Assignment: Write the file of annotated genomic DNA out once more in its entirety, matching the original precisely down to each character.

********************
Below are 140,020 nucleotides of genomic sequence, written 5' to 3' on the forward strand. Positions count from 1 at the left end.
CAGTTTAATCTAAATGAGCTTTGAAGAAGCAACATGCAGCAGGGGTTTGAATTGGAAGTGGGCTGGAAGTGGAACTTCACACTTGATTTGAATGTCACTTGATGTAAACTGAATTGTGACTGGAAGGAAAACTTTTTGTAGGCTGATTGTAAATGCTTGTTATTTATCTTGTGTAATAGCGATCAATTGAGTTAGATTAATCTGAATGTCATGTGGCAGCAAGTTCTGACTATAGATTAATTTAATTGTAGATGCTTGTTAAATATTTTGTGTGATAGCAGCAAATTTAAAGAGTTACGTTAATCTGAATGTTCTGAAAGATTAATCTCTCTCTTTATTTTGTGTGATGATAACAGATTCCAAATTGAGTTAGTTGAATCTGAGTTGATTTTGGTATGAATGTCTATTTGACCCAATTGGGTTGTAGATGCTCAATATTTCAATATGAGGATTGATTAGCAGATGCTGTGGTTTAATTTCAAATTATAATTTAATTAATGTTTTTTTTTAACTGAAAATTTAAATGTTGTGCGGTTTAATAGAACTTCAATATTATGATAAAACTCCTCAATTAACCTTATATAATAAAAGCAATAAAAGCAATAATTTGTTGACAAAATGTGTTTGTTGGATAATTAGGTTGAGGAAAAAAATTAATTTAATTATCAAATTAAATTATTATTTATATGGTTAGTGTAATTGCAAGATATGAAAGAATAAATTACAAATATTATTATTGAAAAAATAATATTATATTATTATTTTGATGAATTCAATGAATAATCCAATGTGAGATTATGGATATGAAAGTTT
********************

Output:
Below are 140,020 nucleotides of genomic sequence, written 5' to 3' on the forward strand. Positions count from 1 at the left end.
CAGTTTAATCTAAATGAGCTTTGAAGAAGCAACATGCAGCAGGGGTTTGAATTGGAAGTGGGCTGGAAGTGGAACTTCACACTTGATTTGAATGTCACTTGATGTAAACTGAATTGTGACTGGAAGGAAAACTTTTTGTAGGCTGATTGTAAATGCTTGTTATTTATCTTGTGTAATAGCGATCAATTGAGTTAGATTAATCTGAATGTCATGTGGCAGCAAGTTCTGACTATAGATTAATTTAATTGTAGATGCTTGTTAAATATTTTGTGTGATAGCAGCAAATTTAAAGAGTTACGTTAATCTGAATGTTCTGAAAGATTAATCTCTCTCTTTATTTTGTGTGATGATAACAGATTCCAAATTGAGTTAGTTGAATCTGAGTTGATTTTGGTATGAATGTCTATTTGACCCAATTGGGTTGTAGATGCTCAATATTTCAATATGAGGATTGATTAGCAGATGCTGTGGTTTAATTTCAAATTATAATTTAATTAATGTTTTTTTTTAACTGAAAATTTAAATGTTGTGCGGTTTAATAGAACTTCAATATTATGATAAAACTCCTCAATTAACCTTATATAATAAAAGCAATAAAAGCAATAATTTGTTGACAAAATGTGTTTGTTGGATAATTAGGTTGAGGAAAAAAATTAATTTAATTATCAAATTAAATTATTATTTATATGGTTAGTGTAATTGCAAGATATGAAAGAATAAATTACAAATATTATTATTGAAAAAATAATATTATATTATTATTTTGATGAATTCAATGAATAATCCAATGTGAGATTATGGATATGAAAGTTT